That’s right. Turns out that those big fat tax rates waved like big juicy carrots to voters and legislators while they’re trying to weigh the costs and benefits of legalizing slots in their respective states, are too high.
>Tax rate effects capital investment, which drives everything including job creation!
Apparently, the table game bone is connected to the tax rate bone which is connected to the capital investment bone which is connected to the job creation bone – which the ‘gaming’ lobbyist tosses to the labor unions and legislatures whenever the greed bone wants to build a new casino.
And, in case we still have trouble understanding this complicated relationship, she very clearly states that Casinos are the best!
(You know – like Harrahs Entertainment!)
And seriously, the ‘industry’ loves big strong regulation – as long as they have that low tax rate.
Don’t forget about the low tax rate. Did you forget? Let me remind you – LOW TAX RATE!!!!!!!!!!!!!!!
(What? Like the ones that created the need for a bailouts and stimulus packages?)
So don’t forget – LOW TAX RATE, BIG STRONG REGULATION, and CREDIT FRIENDLY MARKETS!!!!
My head hurts. I feel like I’ve just been taken on a new ride at Disney called the Rotating Roulette Wheel of Casino Influence.
Thankfully this ends the
So no, I don’t have a graphic.
For, though my preliminary research on John Grogan, Managing Director of Corporate Finance Advisors revealed that he apparently “has a broad range of experience in corporate finance and an extensive network of contacts in the capital markets”, in fact, it would appear that Corporate Finance Advisors is the something of the Men in Black of the finance world.
I had to hunt around for a while just for a web site, which turned out to be oddly vague, then a week later, I couldn’t find the site at all – just a Go Daddy “under construction page” registered to Grogan – though an ‘about us’ wiki page tells us that “CFA is a middle market investment banking firm, specializing in transaction sizes of $5 to $50 million in the areas of mergers and acquisitions, private placements, leveraged buyouts, financial advisory assignments and valuations”
As of this writing, the website is still missing.
So how’d Spilka’s office find this guy? And why is he here while no one from an anti-slots group was even invited?
And come to think of it – why does it seem practically everyone has some connection to Suffolk Downs?? Maybe this Grogan guy is actually Bob DeLeo’s accountant or dry cleaner or something…
Shortly into Grogan’s presentation it becomes evident that he is merely a less blonde and perky version of Jennifer Lendler because like her, they both weave a story about how we, the State of Massachusetts can help the ‘gaming industry’ help us.
In capital markets, ultimately, risk is measured in time while performance is measured in reality. But the recession reduced expectations and capital markets became risk averse.
“The Commonwealth will become the biggest stakeholder in the ‘gaming’ business.”
“And, as a stakeholder you will be asked to solve problems as they arise.”
Another non-lobbyist and I share an eye roll across the aisle.
A chart pops up on the screen which shows steadily increasing revenue from ‘gaming’ from 1994 to 2008. And then, in 2009, we see a slight drop. It looks something like this:
But according to Grogan, that dip is only a flesh wound. The recession isn’t effecting the racinos and we are overreacting to this drop in revenue and that the industry is actually very resilient.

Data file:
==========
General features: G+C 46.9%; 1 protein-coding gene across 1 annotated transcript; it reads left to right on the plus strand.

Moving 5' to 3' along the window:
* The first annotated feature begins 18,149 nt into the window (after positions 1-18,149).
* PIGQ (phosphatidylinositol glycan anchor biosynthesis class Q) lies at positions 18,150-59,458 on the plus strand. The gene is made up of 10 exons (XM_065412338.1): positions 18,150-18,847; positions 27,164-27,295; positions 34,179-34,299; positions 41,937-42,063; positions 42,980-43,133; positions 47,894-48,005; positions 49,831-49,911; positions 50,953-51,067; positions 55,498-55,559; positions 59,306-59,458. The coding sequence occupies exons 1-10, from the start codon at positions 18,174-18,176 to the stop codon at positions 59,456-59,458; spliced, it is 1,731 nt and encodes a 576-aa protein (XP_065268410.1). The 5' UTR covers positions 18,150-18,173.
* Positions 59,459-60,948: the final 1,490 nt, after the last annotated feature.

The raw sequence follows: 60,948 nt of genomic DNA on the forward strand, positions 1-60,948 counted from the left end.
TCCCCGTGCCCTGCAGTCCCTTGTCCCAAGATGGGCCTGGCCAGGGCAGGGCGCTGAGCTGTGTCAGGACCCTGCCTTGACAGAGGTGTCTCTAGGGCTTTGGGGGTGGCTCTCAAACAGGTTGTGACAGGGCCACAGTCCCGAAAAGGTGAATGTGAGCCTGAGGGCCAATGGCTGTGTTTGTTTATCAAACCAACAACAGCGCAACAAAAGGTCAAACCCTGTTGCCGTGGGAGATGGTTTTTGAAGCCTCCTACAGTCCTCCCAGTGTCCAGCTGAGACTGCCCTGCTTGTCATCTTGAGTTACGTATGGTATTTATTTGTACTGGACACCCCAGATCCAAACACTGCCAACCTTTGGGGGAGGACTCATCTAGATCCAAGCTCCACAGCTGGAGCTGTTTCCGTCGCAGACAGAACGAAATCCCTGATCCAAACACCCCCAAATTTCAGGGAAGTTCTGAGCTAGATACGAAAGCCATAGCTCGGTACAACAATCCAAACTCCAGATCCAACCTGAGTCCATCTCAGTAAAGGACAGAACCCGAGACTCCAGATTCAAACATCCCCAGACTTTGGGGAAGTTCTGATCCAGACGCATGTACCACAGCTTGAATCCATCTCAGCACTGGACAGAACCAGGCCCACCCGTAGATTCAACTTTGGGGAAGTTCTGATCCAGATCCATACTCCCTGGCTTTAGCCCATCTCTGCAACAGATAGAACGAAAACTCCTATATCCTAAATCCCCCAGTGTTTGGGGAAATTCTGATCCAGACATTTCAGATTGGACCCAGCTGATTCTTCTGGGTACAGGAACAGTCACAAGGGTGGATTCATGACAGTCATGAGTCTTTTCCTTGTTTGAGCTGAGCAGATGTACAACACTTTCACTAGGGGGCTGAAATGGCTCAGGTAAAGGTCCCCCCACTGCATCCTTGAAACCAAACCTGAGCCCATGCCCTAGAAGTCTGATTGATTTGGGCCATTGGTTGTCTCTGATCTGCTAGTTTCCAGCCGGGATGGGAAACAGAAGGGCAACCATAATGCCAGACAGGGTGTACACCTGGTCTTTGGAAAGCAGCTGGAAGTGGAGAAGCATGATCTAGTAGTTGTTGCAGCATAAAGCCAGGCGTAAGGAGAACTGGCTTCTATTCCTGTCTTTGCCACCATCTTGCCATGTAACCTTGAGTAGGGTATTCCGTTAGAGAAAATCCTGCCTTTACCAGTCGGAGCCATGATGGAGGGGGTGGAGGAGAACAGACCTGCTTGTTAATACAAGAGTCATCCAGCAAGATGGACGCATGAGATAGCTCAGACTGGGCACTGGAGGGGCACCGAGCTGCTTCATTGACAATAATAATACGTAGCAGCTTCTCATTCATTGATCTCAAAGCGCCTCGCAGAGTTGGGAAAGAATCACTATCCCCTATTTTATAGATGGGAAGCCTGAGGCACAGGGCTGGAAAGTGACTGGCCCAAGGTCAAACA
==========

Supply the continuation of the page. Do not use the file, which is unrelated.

Wait a minute… resilient? Twin Rivers management wants to jettison it’s racing component altogether, have the State significantly reduce it’s tax rate, and stay open 24 hours a day. Sounds more like a complete, good old, Madonna-quality ‘reinvention’ to me.
How then, Grogan asks, does a company like Twin Rivers go bankrupt? Why, because it’s largest stakeholder,
THE STATE, did not help solve it’s problems.
Honestly, how can this guy can sleep on his 600 thread count sheets at night?
So there you have it, folks. The State of Rhode Island, it’s voters, it’s legislators, decided the cost of expanding ‘gaming’ would be “X”, and the industry agreed to pay it. Then, the second there was a dip in the revenue to 2007 levels – not even a big dip – the industry went looking for a bailout.
Now it says, “X” is too much. What they really need is “Y”, preferably “Z”. And if they don’t get it – they and the revenue stream they rode in on – the same one that RI has since become dependent on – are out of there.
And it’s all the State’s fault. It’s a bad Stakeholder.
Bad, naughty stakeholder.
I cannot believe the same State which is home to both Harvard and MIT is even considering opening the door to this vampire of an industry.
But then, you don’t have to be smart to be a legislator.
When you hear that there’s enough votes to pass ‘gaming’ right now, you know what that really means? That means there’s enough stupid greedy legislators in office all set to grab our State by the throat and pull it down with them into their stupid little greed holes.
Expanded gambling doesn’t make sense to anyone who really cares about our State and the people who live there. Not financially and not socially. It’s a suckers bet and always has been. It doesn’t solve financial problems, but it does create crime and social problems. It’s expensive to regulate and it puts too much control in the hands of casino investors.
In ancient Rome the depraved emperor Caligula put a toga on his favorite horse and threatened to make him a Senator. In modern day Massachusetts, Senators threaten us with slot machines and listen to horse racing interests instead of doctors.
The day wraps up with promises of even more
literal dog and pony shows informational hearings yet to come – which will no doubt all be held at actual thoroughbred racetracks.
So don’t forget to bring a carrot or a sugar cube, ladies and gentlemen, and in the meantime – watch your step – the horse manure is really piling up.